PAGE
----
Gulf spill leads builder back to his roots

Posted on Written by Jim Flannery

30_gulfspill_01New Orleans native designs ‘Piranha’ skimmers to aid cleanup effort in estuaries, offshore

Megayacht designer Jon Overing grew up sailing on the Gulf of Mexico and has lived most of his life along the Gulf. So it’s natural that when the clarion call went out for ideas and technology to save this resource from the worst oil spill in U.S. history, Overing went to work designing a skimmer specifically for the cleanup.

“On Mother’s Day, I realized that this problem was not going to stop anytime soon,” says Overing, 51, of Ocean Springs, Miss. “I also realized they don’t have the right vessels out there [for the cleanup].”

Seven weeks later, he had designed two prototypes with proprietary technology and negotiated a nearly $7 million order – billable to BP – for 14 skimmers for the state of Mississippi. Dubbed the Overing Oil Piranha, his 40-footer sucks up 6,000 gallons an hour of an oil-water mixture that is 90 to 95 percent oil. “That is virtually the reverse of a lot of vessels out there,” he says.

Shallow-draft and with a generous beam, the skimmers – a 30- and a 40-footer – can work in estuaries, but also can operate offshore and skim Gulf waters in 2- to 3-foot waves without losing their efficiency in capturing oil, he says. “With the addition of a mother ship, you can bring a school of these Piranhas out to the leak site itself and put them to work 50 miles from shore,” he says.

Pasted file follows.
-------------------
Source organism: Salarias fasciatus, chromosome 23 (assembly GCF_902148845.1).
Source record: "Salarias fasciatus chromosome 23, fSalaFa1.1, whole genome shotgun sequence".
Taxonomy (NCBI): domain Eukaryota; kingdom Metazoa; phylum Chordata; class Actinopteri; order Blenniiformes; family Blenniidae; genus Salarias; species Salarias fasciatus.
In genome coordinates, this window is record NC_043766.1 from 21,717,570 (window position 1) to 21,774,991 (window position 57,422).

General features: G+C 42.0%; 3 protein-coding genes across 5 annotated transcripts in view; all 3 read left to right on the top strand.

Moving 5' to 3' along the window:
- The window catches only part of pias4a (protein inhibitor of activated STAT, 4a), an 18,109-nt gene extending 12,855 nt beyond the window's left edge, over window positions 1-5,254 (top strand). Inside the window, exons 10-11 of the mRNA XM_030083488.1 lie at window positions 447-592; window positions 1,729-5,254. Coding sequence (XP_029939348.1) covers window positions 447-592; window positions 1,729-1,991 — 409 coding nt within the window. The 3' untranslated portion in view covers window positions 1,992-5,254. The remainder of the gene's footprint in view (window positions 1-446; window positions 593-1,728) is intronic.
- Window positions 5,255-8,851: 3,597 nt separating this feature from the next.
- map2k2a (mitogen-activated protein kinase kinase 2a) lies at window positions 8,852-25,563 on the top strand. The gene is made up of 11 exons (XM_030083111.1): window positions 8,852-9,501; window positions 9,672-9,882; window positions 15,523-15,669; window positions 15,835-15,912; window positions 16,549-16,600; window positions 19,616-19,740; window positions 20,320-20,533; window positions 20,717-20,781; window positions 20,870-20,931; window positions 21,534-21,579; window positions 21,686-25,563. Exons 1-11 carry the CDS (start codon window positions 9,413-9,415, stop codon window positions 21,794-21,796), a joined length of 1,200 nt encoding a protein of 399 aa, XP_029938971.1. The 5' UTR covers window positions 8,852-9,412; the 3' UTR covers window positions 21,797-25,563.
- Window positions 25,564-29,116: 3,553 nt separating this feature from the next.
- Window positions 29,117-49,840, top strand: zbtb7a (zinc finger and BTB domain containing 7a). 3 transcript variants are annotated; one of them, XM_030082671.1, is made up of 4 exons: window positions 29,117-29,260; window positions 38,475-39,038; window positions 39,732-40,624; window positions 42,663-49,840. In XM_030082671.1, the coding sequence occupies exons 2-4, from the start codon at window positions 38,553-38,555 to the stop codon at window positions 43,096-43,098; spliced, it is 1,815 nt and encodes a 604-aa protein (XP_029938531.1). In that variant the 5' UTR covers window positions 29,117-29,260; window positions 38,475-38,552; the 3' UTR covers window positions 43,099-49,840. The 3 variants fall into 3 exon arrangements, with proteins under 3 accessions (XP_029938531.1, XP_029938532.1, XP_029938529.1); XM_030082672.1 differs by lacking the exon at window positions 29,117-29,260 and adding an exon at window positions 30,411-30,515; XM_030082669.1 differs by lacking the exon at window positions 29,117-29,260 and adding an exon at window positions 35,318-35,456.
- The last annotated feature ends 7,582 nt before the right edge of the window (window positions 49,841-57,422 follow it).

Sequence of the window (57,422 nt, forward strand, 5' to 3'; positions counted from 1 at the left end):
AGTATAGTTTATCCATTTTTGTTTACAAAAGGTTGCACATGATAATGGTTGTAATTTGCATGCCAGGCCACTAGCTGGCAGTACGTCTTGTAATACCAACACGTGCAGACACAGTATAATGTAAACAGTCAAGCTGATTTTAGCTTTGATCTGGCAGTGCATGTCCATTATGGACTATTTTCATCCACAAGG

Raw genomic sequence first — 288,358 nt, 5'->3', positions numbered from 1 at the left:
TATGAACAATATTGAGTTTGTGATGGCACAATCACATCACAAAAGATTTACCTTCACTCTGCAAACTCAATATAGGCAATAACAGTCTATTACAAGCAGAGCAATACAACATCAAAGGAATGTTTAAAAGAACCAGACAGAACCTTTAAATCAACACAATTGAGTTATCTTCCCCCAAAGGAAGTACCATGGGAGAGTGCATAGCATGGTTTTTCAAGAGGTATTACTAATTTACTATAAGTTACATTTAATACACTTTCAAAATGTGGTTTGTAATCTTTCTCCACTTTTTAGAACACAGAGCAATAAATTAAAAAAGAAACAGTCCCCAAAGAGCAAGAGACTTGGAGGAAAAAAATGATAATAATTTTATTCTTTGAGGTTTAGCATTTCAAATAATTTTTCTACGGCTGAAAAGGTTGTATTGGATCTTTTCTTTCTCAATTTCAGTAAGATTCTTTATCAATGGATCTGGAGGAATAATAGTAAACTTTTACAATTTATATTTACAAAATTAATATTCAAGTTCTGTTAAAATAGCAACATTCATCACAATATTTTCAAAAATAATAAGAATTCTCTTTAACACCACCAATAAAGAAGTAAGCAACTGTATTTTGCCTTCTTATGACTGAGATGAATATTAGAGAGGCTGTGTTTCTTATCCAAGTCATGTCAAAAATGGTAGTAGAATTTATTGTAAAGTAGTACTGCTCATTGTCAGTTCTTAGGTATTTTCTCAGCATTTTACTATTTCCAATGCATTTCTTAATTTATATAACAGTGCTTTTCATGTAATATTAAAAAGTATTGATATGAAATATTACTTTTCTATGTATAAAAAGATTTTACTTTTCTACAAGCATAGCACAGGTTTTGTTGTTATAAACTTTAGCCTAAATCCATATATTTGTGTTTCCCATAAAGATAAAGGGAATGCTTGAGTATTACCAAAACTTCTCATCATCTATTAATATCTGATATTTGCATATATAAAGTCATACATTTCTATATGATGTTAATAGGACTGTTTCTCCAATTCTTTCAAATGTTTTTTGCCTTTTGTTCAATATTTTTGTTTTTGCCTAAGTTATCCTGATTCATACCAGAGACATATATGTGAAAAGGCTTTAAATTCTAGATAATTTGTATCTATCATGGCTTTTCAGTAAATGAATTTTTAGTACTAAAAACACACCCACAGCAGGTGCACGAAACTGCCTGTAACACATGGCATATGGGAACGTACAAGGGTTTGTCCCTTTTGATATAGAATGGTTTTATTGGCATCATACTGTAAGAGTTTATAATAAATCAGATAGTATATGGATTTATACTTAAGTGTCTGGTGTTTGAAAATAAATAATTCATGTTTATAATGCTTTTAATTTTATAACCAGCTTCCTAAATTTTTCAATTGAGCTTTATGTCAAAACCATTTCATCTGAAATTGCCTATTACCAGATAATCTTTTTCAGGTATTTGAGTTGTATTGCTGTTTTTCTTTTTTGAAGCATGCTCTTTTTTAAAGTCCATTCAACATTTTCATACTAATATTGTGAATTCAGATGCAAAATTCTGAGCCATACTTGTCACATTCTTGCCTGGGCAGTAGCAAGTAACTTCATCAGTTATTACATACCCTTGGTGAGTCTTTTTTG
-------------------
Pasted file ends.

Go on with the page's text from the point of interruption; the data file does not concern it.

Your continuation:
Overing’s first aluminum-hulled Piranha – a departure from the typical skimmer, which is designed for use in the calm waters of harbors and marinas – was launched July 9, two weeks after construction began. He expected to deliver all 14 at a rate of one or two a week and to keep building them as states and oil companies see the need for them. Overing says the skimmers are designed to multitask: find oil with sensors, skim the oil, rake up tar balls in the water, spray microbes into marshes to eat up the oil and – when not doing cleanup – carry up to 5 tons as cargo carriers.

30_gulfspill_02“These vessels have a life after the spill as well,” he says.

Overing joins another familiar name in megayachts, Trinity Yachts of Gulfport, Miss., in the skimmer market. Earlier this summer, Trinity was building 21 skimmers and barges – not Piranhas – as oil and tar balls began to creep eastward and toward the state’s pristine barrier islands and shoreline. Five of those were for the state of Mississippi, the others for private contractors. Trinity’s offerings include a 30-foot skimmer, a 35-foot shuttle barge, a 40-foot oil storage barge and a 56-foot skimmer, all trailerable.

Gov. Haley Barbour put out a call for skimmers built locally that would be purchased with some of the $50 million BP set aside to reimburse Mississippi for cleanup costs.

Construction of the skimmers continued even after the well was capped to fulfill the purchase contracts but also because “there’s still a lot of oil under the surface that hasn’t come up yet,” says Overing. “This is not going to go away in two days or two weeks or two months.”

Building workboats, military vessels and commercial ships is not new to Overing, who has designed, built and refit 10 megayachts since opening Overing Yacht Designs in Ocean Springs in 1989. “I started in military and commercial vessels before I got into yachts,” Overing says, but his dream always was to build big pleasure boats.